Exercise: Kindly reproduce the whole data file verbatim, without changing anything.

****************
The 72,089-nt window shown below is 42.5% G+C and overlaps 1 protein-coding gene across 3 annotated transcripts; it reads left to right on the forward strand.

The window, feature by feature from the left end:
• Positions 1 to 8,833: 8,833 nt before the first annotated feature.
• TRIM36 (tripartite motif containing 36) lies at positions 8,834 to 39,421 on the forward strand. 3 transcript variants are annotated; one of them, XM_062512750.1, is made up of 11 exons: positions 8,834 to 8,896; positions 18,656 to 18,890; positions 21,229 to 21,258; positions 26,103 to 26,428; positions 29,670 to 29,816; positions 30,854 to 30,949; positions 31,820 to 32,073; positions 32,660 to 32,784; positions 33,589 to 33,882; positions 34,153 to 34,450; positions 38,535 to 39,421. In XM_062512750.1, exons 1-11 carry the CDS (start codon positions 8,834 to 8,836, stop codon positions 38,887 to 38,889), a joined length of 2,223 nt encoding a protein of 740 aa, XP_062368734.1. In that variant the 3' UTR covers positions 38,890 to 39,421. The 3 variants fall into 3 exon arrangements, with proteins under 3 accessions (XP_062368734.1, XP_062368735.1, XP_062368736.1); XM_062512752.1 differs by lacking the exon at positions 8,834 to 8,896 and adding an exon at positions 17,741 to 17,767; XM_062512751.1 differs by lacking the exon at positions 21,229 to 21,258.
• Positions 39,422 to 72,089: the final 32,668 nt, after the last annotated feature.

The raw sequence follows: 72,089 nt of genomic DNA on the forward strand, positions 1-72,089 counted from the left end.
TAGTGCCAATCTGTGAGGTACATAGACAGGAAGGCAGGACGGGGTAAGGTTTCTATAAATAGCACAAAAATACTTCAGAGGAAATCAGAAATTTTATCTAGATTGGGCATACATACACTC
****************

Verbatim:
The 72,089-nt window shown below is 42.5% G+C and overlaps 1 protein-coding gene across 3 annotated transcripts; it reads left to right on the forward strand.

The window, feature by feature from the left end:
• Positions 1 to 8,833: 8,833 nt before the first annotated feature.
• TRIM36 (tripartite motif containing 36) lies at positions 8,834 to 39,421 on the forward strand. 3 transcript variants are annotated; one of them, XM_062512750.1, is made up of 11 exons: positions 8,834 to 8,896; positions 18,656 to 18,890; positions 21,229 to 21,258; positions 26,103 to 26,428; positions 29,670 to 29,816; positions 30,854 to 30,949; positions 31,820 to 32,073; positions 32,660 to 32,784; positions 33,589 to 33,882; positions 34,153 to 34,450; positions 38,535 to 39,421. In XM_062512750.1, exons 1-11 carry the CDS (start codon positions 8,834 to 8,836, stop codon positions 38,887 to 38,889), a joined length of 2,223 nt encoding a protein of 740 aa, XP_062368734.1. In that variant the 3' UTR covers positions 38,890 to 39,421. The 3 variants fall into 3 exon arrangements, with proteins under 3 accessions (XP_062368734.1, XP_062368735.1, XP_062368736.1); XM_062512752.1 differs by lacking the exon at positions 8,834 to 8,896 and adding an exon at positions 17,741 to 17,767; XM_062512751.1 differs by lacking the exon at positions 21,229 to 21,258.
• Positions 39,422 to 72,089: the final 32,668 nt, after the last annotated feature.

The raw sequence follows: 72,089 nt of genomic DNA on the forward strand, positions 1-72,089 counted from the left end.
TAGTGCCAATCTGTGAGGTACATAGACAGGAAGGCAGGACGGGGTAAGGTTTCTATAAATAGCACAAAAATACTTCAGAGGAAATCAGAAATTTTATCTAGATTGGGCATACATACACTC